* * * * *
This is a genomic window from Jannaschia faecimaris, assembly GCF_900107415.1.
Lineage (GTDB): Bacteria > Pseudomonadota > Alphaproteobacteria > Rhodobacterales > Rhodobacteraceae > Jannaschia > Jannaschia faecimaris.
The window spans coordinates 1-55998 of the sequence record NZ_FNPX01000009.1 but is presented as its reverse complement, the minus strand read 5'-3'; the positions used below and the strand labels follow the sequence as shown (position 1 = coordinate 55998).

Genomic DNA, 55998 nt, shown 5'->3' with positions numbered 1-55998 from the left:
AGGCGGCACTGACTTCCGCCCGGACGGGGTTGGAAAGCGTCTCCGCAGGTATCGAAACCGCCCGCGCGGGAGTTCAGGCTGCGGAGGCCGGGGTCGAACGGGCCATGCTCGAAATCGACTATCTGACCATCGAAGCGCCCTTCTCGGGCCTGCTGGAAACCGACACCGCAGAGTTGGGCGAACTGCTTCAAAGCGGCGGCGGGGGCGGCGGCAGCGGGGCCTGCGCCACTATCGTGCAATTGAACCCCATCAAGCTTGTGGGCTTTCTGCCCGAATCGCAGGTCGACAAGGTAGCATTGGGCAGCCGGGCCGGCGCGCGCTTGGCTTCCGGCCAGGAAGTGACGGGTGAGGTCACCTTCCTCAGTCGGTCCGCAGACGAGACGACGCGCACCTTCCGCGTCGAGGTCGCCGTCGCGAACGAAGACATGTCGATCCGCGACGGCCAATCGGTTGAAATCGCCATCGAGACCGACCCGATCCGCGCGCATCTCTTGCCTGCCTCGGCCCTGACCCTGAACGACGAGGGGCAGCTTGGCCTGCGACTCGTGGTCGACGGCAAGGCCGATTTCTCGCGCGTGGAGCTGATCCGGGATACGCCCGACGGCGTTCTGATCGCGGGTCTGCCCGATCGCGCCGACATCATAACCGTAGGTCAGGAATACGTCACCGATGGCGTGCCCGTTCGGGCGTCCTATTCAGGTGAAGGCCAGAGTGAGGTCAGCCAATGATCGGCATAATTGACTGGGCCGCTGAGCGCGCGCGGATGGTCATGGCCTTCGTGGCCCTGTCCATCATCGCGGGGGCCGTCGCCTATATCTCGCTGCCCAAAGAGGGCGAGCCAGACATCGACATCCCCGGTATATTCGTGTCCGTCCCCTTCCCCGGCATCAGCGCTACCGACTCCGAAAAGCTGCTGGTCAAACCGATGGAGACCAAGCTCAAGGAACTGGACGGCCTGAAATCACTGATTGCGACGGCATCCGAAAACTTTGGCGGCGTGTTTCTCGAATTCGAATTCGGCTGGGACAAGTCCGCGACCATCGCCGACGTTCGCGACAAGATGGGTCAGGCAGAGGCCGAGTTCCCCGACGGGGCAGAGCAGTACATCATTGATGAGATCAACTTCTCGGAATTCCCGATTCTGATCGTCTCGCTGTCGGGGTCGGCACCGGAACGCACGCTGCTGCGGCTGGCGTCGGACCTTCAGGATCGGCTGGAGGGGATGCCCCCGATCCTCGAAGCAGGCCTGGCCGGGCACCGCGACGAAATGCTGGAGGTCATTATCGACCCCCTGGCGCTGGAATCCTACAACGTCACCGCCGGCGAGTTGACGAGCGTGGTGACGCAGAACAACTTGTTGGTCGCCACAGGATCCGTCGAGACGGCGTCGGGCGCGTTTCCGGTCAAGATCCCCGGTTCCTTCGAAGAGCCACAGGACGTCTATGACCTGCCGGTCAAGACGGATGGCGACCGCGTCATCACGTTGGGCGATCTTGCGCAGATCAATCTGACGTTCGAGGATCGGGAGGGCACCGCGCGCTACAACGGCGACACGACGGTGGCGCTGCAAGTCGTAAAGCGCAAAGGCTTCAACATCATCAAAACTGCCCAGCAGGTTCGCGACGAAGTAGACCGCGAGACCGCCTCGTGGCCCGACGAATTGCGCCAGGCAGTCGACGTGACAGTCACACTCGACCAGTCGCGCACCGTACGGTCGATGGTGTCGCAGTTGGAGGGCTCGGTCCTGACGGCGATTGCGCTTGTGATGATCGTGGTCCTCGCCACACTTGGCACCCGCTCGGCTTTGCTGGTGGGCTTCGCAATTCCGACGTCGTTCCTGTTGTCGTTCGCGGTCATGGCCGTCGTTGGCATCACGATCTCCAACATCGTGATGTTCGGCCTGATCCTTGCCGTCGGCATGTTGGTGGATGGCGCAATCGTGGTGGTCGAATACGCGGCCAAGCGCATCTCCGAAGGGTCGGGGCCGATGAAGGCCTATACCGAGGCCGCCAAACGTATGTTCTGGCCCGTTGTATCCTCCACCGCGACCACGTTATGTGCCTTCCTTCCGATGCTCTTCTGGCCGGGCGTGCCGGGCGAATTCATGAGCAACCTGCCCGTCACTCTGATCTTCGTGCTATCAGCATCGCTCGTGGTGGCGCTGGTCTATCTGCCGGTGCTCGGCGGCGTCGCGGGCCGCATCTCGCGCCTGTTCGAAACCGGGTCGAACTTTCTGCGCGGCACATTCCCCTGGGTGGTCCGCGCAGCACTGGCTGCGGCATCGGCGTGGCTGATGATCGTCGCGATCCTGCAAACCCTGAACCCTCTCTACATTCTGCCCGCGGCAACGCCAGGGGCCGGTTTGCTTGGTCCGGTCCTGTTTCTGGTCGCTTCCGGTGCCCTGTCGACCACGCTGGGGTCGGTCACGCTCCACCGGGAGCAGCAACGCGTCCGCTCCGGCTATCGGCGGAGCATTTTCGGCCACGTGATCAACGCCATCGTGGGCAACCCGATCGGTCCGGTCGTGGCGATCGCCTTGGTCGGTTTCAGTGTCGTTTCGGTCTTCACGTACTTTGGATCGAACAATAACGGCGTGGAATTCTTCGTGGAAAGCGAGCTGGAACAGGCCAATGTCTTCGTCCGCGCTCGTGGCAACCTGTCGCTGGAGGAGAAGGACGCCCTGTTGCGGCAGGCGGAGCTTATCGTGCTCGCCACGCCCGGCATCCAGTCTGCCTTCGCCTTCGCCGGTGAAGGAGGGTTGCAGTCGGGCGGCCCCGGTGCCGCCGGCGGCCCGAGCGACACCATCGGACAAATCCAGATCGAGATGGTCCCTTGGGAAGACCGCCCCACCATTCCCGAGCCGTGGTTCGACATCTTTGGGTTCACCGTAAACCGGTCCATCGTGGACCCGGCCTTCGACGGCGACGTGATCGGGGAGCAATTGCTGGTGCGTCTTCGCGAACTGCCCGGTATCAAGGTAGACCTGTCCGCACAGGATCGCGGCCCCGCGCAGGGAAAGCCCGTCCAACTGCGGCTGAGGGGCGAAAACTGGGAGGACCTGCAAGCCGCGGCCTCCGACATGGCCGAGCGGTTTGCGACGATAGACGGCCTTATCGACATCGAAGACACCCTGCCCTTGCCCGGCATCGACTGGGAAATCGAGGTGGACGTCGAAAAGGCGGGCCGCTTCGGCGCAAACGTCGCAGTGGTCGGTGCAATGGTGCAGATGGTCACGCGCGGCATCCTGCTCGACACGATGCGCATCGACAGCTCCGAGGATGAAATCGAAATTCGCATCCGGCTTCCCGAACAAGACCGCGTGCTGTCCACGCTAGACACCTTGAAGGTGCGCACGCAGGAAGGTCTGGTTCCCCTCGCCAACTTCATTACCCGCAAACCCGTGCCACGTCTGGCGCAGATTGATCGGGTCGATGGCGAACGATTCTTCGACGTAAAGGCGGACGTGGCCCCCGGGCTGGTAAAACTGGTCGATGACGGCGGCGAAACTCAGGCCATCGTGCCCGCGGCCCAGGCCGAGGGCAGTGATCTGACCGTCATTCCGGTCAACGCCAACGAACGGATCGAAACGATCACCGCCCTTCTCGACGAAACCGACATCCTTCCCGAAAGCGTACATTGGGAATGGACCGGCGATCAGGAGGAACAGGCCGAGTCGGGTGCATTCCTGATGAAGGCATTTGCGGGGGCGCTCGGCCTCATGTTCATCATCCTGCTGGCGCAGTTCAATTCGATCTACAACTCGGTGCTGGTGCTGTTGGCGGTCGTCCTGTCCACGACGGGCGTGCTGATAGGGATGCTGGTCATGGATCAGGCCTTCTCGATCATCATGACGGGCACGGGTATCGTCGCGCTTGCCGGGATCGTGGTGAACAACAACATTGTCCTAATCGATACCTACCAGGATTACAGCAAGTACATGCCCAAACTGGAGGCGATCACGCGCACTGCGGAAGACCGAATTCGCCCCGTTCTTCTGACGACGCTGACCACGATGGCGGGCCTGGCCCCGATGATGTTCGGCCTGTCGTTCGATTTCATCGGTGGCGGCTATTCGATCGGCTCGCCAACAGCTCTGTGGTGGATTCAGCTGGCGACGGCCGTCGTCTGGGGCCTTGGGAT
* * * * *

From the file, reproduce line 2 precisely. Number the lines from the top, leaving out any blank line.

Lineage (GTDB): Bacteria > Pseudomonadota > Alphaproteobacteria > Rhodobacterales > Rhodobacteraceae > Jannaschia > Jannaschia faecimaris.